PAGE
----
3)  I had postpartum depression.  Sometimes I wonder if it’s like malaria, if it waits, dormant, inside you.  When I see photos of happy new moms, I am happy for them, but I ache, too, because I will never get back the months of darkness after my first son was born.  Seeing actual moms in the real world doesn’t have this effect, because they are real and not just a carefully curated vision with a sweet caption.  After my first baby was born, I hardly left the apartment.  I cried.  A lot.  I was a ghost of a mother, and I feel like I failed my son in this.

4)  I am a political moderate.  On Facebook, this makes me like a unicorn.  Sometimes I feel like the Last Unicorn.  I think that the people who want to save the babies are right, and I think that the people who want to save the women are right.  I don’t think these things are mutually exclusive.  I have some ideas about how to reconcile them, but I can hardly hear myself think over the YELLING IN ALL CAPS.  And I think that only Nazis are Nazis.  I have lost respect for people I would like to admire.  This makes me sad.

5)  People’s food posts make me hungry.  See #1.

6)  I am not one of the cool kids.  I never have been.  I’m the awkward imaginative kid.  I’m starting to realize that this is okay, but it’s hard to overcome years of conditioning.  If you grew up not cool, you know what I’m talking about.  You grow up, but “knowing better” and “maturing” don’t mean that you leave insecurity behind, they just mean that you’re aware of it, and this means that you now have something new to criticize yourself for.  Facebook is no country for insecure introverts.

7) I don’t like the person I became on Facebook.  I wanted to post pictures of my organic lettuce and tell everybody that my four year old can walk backwards on a balance beam and that my six year old started reading Moby Dick and that I have written novels and that my husband just came home from a lecture about witchcraft and gave me THE. BEST. PRESENT. EVER. (a recipe for an Anglo-Saxon salve to repel elves.  You know you want one).  If I knew that I had made someone else feel bad about her own life, it would break my heart, because I’ve been her.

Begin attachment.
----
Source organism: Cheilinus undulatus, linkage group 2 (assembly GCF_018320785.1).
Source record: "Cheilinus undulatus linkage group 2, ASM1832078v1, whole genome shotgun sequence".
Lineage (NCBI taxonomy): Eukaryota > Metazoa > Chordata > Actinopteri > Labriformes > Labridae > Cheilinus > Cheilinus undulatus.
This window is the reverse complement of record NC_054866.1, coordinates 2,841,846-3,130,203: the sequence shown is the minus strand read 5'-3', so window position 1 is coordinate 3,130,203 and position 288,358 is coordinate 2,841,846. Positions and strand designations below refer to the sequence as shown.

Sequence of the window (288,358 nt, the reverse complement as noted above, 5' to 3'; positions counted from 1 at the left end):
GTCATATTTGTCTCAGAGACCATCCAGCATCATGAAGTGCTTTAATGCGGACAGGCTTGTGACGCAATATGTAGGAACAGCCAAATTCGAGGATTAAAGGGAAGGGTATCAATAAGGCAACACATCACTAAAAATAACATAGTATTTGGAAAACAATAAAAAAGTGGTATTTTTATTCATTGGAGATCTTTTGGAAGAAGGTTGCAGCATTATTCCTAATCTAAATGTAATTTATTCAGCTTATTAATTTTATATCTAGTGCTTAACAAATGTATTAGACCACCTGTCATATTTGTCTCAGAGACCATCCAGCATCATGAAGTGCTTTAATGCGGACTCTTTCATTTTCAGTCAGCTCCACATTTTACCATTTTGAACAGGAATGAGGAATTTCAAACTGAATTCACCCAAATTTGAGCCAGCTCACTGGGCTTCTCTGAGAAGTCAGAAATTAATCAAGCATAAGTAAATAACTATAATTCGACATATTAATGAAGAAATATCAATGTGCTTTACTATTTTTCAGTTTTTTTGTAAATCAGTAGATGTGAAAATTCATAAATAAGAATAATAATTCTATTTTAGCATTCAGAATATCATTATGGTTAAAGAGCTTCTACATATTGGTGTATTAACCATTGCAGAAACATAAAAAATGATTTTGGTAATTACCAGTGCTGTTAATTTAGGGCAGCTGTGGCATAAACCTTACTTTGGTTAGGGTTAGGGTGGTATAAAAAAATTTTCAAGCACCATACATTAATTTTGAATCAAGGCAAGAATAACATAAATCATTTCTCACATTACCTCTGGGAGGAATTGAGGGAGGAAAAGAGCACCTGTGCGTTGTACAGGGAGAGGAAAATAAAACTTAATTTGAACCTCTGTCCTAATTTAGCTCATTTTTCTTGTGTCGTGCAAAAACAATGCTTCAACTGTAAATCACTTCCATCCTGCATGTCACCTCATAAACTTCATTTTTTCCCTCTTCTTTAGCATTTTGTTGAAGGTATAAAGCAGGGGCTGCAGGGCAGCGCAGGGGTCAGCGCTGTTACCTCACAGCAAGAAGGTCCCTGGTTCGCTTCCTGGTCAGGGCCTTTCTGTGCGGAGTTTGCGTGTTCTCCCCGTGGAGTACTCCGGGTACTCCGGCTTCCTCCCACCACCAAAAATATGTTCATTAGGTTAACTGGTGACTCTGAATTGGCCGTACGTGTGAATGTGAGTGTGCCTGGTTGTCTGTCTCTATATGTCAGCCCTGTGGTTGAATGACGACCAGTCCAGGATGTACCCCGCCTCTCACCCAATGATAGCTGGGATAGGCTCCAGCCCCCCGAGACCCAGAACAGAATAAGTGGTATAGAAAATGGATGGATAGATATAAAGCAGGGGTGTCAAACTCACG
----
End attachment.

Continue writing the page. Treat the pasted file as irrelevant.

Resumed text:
8)  I’m impatient with unsolved mysteries and I don’t like unfinished business.  Snippets of life unrolling in a blue box aren’t enough for me.  Every picture and quote is just a fragment of a larger story, a scrap of ice above the surface.  I want the story and its context.  I want to plunder the frozen depths for the truths massing silent below the surface.  I want to know and be known, because I tremble when doubt overtakes me, when I look into the gulf beyond this world and wonder if there is anything on the other side.

It’s hard to write these things.  It makes me feel like a neurotic mess.  I’m ashamed of my doubt, my egotism, my enviousness, and my frailty, but after a year and a half of cramming myself into status updates, I’m ready for some honesty, even if it’s uncomfortable.  I am a work in progress, drafting my story day by day.  I screw up.  A lot.  I say a lot of astonishingly stupid and mundane things.

Every once in a while, though, the magic happens.  I strike two words together, and they flame into brightness.  Things fall into place.  The center holds.  I am stronger now, because I know where I am weak, and I am learning to put my feet only in places where the ground will bear my weight.  Facebook, for me, just wasn’t one of them.

Advertisements

4 thoughts on “Unfinished Business

  1. Would you be mad if I said the only thing I can think about after reading all this is “a recipe for an Anglo-Saxon salve to repel elves” ? . . . Nevermind, I am pretty sure that is WHY we are friends.

Comments are closed.